(3) You state “Releasing these sorts of documents *may* also make witnesses more reluctant to come forward, and accused people more reluctant to co-operate with police.” This is often bandied out, especially by the police, often with not much sophistication. I would really like to see some empirical support for this proposition – the mix of factors that influence a decision to report or make a statement, how this factors in the aggregate? Supreme Court in Rogers said (para 48):

    “The Court of Appeal in R v Mahanga [2001] 1 NZLR 641 at para [44] rightly saw the suggestion that suspects might be deterred as a speculative proposition. It observed that there had at the time of that case been recent incidents in which the police had themselves facilitated access to such interviews, which indicated that they had no such concerns.”

    In Rogers the Supreme Court was provided with an affidavit from Marie Dyhrberg to the effect that criminal defence lawyers may be even more less inclined to advise clients to give police interviews. Interesting to know whether this has happened post Rogers. I doubt it has.

    Maybe parallels can be drawn between the ‘chilling effect’ mentioned in Police v Campbell [2010] 1 NZLR 483 and this issue (deterrent effect). Randerson J at para 45 :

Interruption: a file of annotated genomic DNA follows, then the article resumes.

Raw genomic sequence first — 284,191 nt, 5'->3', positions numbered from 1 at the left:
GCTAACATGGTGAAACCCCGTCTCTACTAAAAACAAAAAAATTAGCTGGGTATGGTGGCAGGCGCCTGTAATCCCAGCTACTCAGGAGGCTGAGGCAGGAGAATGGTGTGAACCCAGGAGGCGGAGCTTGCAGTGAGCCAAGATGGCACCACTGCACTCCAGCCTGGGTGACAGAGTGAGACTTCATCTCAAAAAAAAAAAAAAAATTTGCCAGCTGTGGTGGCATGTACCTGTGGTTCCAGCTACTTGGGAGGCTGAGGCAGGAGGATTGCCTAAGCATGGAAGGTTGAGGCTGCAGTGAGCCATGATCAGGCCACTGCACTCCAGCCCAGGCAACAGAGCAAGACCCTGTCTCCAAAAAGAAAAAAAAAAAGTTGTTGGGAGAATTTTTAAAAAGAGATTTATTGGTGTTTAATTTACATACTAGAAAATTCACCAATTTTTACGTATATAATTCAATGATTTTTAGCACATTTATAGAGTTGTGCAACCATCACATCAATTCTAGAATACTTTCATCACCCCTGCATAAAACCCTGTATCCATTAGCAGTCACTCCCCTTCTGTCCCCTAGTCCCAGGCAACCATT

“…it is impossible to identify the existence of such an effect [chilling effect] with any certainty and, if identified, to established how great its impact may be.”

    In that case there was expert evidence (para 45) that the effect depends on nature and extent, pattern and frequency. Nothing is fixed. Consideration needs to be given to the overall circumstances and context.

    (4) With regard to your own research and methodology, probably something you didn’t have much choice or control over, given the rise of university ethics committees, in contacting government agencies whether to give researcher credential information and the research topic details. Some purist researchers would never provide this type of information – potential to influence and bias the response.

  3. Graeme Edgeler Says:
    March 5th, 2011 at 7:04 pm

    In my experience, the police are awful at complying with the OIA, a bad look for an agency charged with enforcing the law.

    From a post by I/S:

    In the six months to June 31 2010 [the Auckland Police] district had handled 2279 requests. Six of these had poor data (e.g. typos in dates) so I don’t want to guess at them. Of the remaining 2273, only three were late. The median response time was one working day.

  4. Steven Says:
    March 7th, 2011 at 10:27 am

    Graeme: kudos to the Auckland police district. But that response rate is by no means uniform across the police force. Most of my dealings have been with police national headquarters. Anyway, a quick turnaround does not indicate compliance with the OIA. Quick responses may can be unlawful refusals. We’d have to look at the content of the responses to see whether the law was properly complied with.